Alice in Orchestralia

Alice in Orchestralia by Ernest LaPrade. Published 1925 by Doubleday, Page and Co. First edition with dustjacket. 12mo.

Illustrations by Carroll Snell.

I think the book was also re-released as Alice in Orchestra Land, and as Alice in Music Land.

Alice enters Orchestralia via the horn of a brass instrument, and once there learns all about the characters of the different instruments in the orchestra.

The conductor Walter Damrosch is quoted on the fly:’ Alice is to be envied, for there is hardly anything about a modern symphony orchestra – its make-up, its functions, its manner of speaking that universal language of human emotions – that she does not learn through the pages of this book. And it is all done in such a beguiling way that one might swear that it had been written by the whimsical and immortal author of the original “Alice in Wonderland.”
I am glad that this work was written by an American, and am proud that he is also a member of my orchestra. I prophesy for this book a wide distribution wherever the English tongue is spoken and the love for music prevails.’

You can usually pick up a cheap copy on Amazon: Alice in Orchestralia

You can read the whole book here.


8 Responses to “Alice in Orchestralia”

  1. 1 Mark Wood
    February 19, 2010 at 11:03 am

    Hi, I was really enjoying your blog (Alice isn’t my main focus and I hadn’t discovered it before) until you recommended Amazon over a proper specialist bookshop like Marchpane. I clicked on your link to Amazon and there is one copy of Alice in Orchestralia there (perhaps a slightly later issue and priced at £32, so fractionally more expensive than the copy your friend bought for you) with only a minimal attempt at description (good/very good, there’s not even any mention of a dustwrapper!) There would either be a bit of guesswork involved or an exchange of emails, plus postage to be paid, as far as the Amazon copy goes, whereas your friend was able to walk into a shop and buy with confidence from someone who knows what they are talking about. Isn’t that something to be encouraged? Given the rents those shops must pay I’m amazed that they can match internet prices at all – I can’t imagine that the profit on a £30 book goes far. I’m a regular visitor to Cecil Court myself (I love the place and and I do buy books there), so I’m not unbiased, but I do think you owe Marchpane an apology! Why run it down to your readers?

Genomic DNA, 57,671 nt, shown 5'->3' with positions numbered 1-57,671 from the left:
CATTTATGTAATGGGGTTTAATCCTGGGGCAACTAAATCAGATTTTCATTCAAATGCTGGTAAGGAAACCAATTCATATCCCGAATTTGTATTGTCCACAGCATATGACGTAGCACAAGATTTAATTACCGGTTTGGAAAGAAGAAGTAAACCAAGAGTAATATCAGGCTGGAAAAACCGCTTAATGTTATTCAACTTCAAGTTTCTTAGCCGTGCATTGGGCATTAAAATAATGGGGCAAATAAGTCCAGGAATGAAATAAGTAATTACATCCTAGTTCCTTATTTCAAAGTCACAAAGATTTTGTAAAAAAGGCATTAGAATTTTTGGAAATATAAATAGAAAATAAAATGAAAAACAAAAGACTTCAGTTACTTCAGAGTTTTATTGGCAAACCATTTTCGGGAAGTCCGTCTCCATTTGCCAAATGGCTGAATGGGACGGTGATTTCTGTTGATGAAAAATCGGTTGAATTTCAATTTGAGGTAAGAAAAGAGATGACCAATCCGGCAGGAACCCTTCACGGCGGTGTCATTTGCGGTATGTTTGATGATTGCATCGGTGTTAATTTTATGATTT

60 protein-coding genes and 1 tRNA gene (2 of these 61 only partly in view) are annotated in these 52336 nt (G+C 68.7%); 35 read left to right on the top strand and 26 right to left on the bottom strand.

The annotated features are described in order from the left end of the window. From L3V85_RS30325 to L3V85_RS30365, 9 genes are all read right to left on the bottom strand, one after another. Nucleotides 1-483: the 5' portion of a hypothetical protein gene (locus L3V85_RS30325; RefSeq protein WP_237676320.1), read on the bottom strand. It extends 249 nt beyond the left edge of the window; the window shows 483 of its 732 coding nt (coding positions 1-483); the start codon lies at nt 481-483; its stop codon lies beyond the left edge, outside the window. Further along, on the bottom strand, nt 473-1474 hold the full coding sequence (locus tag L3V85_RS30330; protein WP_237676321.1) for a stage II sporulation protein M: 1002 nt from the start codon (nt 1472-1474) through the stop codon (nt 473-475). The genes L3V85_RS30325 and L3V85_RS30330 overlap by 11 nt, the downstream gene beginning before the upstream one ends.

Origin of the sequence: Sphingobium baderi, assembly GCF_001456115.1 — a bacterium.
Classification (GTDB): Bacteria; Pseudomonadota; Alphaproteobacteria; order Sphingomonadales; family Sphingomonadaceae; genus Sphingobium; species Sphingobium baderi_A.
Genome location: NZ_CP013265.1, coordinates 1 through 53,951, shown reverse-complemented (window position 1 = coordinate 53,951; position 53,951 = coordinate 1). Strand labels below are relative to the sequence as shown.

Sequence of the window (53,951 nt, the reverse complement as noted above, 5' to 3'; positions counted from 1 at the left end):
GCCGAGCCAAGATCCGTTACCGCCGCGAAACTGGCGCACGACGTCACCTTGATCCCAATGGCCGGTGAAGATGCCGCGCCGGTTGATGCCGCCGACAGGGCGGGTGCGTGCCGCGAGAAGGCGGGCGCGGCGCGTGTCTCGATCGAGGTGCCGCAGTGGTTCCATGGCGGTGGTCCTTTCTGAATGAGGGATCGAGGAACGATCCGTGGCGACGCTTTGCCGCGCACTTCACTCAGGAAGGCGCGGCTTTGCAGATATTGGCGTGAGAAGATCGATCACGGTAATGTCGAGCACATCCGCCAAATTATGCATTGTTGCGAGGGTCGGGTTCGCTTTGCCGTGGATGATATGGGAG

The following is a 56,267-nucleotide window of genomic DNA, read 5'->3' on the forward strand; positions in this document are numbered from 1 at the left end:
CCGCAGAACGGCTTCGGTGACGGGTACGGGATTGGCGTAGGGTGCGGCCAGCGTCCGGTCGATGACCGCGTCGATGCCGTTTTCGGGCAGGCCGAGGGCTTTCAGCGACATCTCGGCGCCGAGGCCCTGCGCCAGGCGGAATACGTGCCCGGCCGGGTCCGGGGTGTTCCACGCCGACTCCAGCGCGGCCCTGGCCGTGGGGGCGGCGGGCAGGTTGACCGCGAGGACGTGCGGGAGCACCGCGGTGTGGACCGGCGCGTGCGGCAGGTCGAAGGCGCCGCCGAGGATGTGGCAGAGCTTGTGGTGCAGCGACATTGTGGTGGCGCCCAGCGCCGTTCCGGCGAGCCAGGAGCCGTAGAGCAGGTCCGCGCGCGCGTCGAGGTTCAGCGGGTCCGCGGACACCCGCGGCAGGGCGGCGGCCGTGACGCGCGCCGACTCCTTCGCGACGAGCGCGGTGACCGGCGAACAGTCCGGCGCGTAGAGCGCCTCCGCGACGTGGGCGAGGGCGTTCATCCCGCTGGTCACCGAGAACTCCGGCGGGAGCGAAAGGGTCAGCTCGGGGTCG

• February 19, 2010 at 6:39 pm

      Hi Mark,
      I’ve obviously not been clear.
      I think ‘you recommended Amazon over a proper specialist bookshop like Marchpane‘ is rather overstating the case.
      You’re quite right: it’s MUCH nicer to be able to buy a book you’ve checked out for yourself, and I enjoy my visits to Cecil Court very much- I have spend a considerable amount of time and money in there.
      However, as a simple Health Service drone, I can’t always afford to buy the best. An acceptable reading copy from abebooks or amazon is considerably cheaper, and so sometimes I choose that route.